Microsoft to provide free Windows 7 updates for voting systems in 2020

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Windows 7 support officially ends on January 14, 2020. After that date, the only way to receive security updates from Microsoft for PCs running the out-of-support operating system is to pay a minimum of $50 per device for Extended Security Updates.

That’s particularly bad timing for election officials in the United States, where 2020 is an election year and the memory of foreign interference in the 2016 Presidential election is still fresh.

An Associated Press analysis earlier this year found that “the vast majority of 10,000 election jurisdictions nationwide use Windows 7 or an older operating system to create ballots, program voting machines, tally votes and report counts.” That count includes a significant number of brand-new systems in states that were highly contested in 2016.

Election officials who were still agonizing over their response can breathe a sigh of relief today, after Microsoft announced it would provide free security updates for those machines through the end of 2020.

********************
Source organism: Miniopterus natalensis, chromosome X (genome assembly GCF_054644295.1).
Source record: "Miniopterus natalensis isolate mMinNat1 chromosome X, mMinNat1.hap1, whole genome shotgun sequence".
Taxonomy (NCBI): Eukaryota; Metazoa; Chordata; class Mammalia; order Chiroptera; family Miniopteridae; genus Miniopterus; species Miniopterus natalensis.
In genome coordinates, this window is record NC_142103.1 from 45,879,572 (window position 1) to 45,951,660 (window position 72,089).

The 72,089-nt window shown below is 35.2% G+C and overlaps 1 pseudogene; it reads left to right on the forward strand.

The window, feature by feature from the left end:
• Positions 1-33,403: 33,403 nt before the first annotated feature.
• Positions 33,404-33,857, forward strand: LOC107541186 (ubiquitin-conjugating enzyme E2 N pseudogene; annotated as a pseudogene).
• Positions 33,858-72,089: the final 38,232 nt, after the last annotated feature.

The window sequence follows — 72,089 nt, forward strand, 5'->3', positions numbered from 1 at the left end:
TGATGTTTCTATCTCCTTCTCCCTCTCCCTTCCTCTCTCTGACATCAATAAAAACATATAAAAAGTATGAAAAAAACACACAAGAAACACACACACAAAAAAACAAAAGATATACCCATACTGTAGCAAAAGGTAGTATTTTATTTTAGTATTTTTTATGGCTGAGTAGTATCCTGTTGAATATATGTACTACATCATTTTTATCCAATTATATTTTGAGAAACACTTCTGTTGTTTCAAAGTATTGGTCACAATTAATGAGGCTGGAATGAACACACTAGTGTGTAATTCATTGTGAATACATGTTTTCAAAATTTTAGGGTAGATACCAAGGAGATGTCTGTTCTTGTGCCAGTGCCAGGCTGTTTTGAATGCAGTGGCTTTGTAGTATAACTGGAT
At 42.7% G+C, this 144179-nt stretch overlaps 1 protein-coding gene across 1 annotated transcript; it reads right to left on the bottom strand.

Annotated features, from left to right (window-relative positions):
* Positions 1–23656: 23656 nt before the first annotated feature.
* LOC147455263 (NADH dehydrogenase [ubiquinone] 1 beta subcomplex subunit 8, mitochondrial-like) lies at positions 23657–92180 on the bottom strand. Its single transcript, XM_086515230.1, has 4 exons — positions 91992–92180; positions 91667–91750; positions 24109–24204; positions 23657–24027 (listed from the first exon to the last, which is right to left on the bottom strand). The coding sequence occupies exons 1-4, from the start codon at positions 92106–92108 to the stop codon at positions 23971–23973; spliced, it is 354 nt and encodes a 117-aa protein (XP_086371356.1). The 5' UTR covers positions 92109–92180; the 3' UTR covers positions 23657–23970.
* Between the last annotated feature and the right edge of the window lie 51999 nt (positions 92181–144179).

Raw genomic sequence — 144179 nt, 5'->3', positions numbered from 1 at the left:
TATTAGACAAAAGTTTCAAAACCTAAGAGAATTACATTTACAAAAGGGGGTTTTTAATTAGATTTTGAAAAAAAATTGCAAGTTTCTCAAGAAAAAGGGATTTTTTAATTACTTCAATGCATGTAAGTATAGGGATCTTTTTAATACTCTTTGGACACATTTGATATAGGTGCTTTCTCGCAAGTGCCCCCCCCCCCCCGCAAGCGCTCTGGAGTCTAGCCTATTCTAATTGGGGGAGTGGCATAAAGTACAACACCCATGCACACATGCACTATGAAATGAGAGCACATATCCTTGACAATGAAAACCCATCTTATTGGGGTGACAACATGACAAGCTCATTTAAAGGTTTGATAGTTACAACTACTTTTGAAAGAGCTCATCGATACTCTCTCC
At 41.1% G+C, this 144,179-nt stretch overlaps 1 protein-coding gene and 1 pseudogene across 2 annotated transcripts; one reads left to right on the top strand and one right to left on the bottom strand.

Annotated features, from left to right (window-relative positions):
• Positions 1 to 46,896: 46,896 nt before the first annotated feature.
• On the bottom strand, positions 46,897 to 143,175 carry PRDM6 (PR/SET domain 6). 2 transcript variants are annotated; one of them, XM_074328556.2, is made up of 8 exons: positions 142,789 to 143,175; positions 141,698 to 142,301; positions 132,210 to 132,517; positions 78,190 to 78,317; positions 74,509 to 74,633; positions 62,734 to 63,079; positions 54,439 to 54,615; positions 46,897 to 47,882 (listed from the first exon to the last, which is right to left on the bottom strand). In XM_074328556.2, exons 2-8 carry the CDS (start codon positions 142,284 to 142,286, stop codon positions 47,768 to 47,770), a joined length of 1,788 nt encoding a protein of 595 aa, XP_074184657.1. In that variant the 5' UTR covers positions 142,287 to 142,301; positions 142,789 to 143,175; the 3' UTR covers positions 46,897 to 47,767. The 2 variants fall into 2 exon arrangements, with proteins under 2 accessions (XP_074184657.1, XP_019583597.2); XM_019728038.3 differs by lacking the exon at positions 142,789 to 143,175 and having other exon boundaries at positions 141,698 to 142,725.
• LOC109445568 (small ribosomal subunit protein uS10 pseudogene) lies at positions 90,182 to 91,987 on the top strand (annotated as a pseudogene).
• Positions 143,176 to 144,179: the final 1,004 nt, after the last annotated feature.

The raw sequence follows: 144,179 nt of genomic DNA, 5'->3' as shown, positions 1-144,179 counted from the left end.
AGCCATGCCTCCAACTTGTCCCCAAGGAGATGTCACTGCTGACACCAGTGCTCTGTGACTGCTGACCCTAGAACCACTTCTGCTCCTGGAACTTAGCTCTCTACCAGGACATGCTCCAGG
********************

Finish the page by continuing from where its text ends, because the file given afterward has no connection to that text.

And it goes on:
Tom Burt, Microsoft’s Corporate Vice President of Customer Security & Trust, made the announcement in a blog post today:

Today, as part of Microsoft’s Defending Democracy Program, we are announcing that we will provide free security updates for federally certified voting systems running Windows 7 through the 2020 elections, even after Microsoft ends Windows 7 support.

[…]

As a next step in protecting the 2020 elections, the Defending Democracy Program will make extended security updates available for free to federally certified voting systems running Windows 7. We will do this through the end of 2020, both in the United States and in other democratic countries, as defined by the EIU Democracy Index, that have national elections in 2020 and express interest. We are also working with major manufacturers that have sold voting machines running Windows 7 to ensure any security updates provided to these systems are successful.

In July, Microsoft showed off a software development kit called ElectionGuard, which it is making available as open source for makers of voting machines.

That effort comes on the heels of separate account security tools that Microsoft and Google are offering to political parties and election officials in the European Union and Canada. (Microsoft’s AccountGuard technology was already available in the United States and the United Kingdom.)

As part of today’s announcement, Microsoft warned that the free update program does not apply to PCs used for standard business operations. For those PCs, Microsoft advised customers to upgrade to Windows 10 before the support deadline.

[“source=zdnet”]